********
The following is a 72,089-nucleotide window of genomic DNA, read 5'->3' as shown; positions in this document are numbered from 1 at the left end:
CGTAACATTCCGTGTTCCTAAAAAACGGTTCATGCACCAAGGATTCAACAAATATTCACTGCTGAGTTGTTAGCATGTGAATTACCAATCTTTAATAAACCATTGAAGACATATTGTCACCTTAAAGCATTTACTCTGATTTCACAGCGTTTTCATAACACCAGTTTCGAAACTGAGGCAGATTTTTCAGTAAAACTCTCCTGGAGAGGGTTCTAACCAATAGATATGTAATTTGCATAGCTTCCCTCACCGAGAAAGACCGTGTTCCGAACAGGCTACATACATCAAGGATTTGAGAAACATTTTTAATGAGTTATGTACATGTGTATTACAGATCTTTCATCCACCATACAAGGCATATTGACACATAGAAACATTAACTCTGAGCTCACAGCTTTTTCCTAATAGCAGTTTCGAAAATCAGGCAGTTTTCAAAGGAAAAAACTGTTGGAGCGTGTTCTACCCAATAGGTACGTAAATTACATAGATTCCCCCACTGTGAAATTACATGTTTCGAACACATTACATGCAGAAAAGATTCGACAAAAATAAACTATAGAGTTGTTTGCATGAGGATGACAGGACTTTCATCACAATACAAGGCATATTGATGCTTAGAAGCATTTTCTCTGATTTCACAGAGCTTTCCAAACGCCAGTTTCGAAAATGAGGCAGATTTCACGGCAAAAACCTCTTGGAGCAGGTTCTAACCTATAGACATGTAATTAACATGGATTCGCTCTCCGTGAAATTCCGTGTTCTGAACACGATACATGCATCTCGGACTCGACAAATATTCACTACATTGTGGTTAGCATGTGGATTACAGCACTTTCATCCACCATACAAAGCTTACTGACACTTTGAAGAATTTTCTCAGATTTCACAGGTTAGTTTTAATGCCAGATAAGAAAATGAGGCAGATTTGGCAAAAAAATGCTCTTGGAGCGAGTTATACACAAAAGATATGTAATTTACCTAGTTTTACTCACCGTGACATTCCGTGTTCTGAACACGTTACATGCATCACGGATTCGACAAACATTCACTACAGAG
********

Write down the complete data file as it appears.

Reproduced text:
The following is a 72,089-nucleotide window of genomic DNA, read 5'->3' as shown; positions in this document are numbered from 1 at the left end:
CGTAACATTCCGTGTTCCTAAAAAACGGTTCATGCACCAAGGATTCAACAAATATTCACTGCTGAGTTGTTAGCATGTGAATTACCAATCTTTAATAAACCATTGAAGACATATTGTCACCTTAAAGCATTTACTCTGATTTCACAGCGTTTTCATAACACCAGTTTCGAAACTGAGGCAGATTTTTCAGTAAAACTCTCCTGGAGAGGGTTCTAACCAATAGATATGTAATTTGCATAGCTTCCCTCACCGAGAAAGACCGTGTTCCGAACAGGCTACATACATCAAGGATTTGAGAAACATTTTTAATGAGTTATGTACATGTGTATTACAGATCTTTCATCCACCATACAAGGCATATTGACACATAGAAACATTAACTCTGAGCTCACAGCTTTTTCCTAATAGCAGTTTCGAAAATCAGGCAGTTTTCAAAGGAAAAAACTGTTGGAGCGTGTTCTACCCAATAGGTACGTAAATTACATAGATTCCCCCACTGTGAAATTACATGTTTCGAACACATTACATGCAGAAAAGATTCGACAAAAATAAACTATAGAGTTGTTTGCATGAGGATGACAGGACTTTCATCACAATACAAGGCATATTGATGCTTAGAAGCATTTTCTCTGATTTCACAGAGCTTTCCAAACGCCAGTTTCGAAAATGAGGCAGATTTCACGGCAAAAACCTCTTGGAGCAGGTTCTAACCTATAGACATGTAATTAACATGGATTCGCTCTCCGTGAAATTCCGTGTTCTGAACACGATACATGCATCTCGGACTCGACAAATATTCACTACATTGTGGTTAGCATGTGGATTACAGCACTTTCATCCACCATACAAAGCTTACTGACACTTTGAAGAATTTTCTCAGATTTCACAGGTTAGTTTTAATGCCAGATAAGAAAATGAGGCAGATTTGGCAAAAAAATGCTCTTGGAGCGAGTTATACACAAAAGATATGTAATTTACCTAGTTTTACTCACCGTGACATTCCGTGTTCTGAACACGTTACATGCATCACGGATTCGACAAACATTCACTACAGAG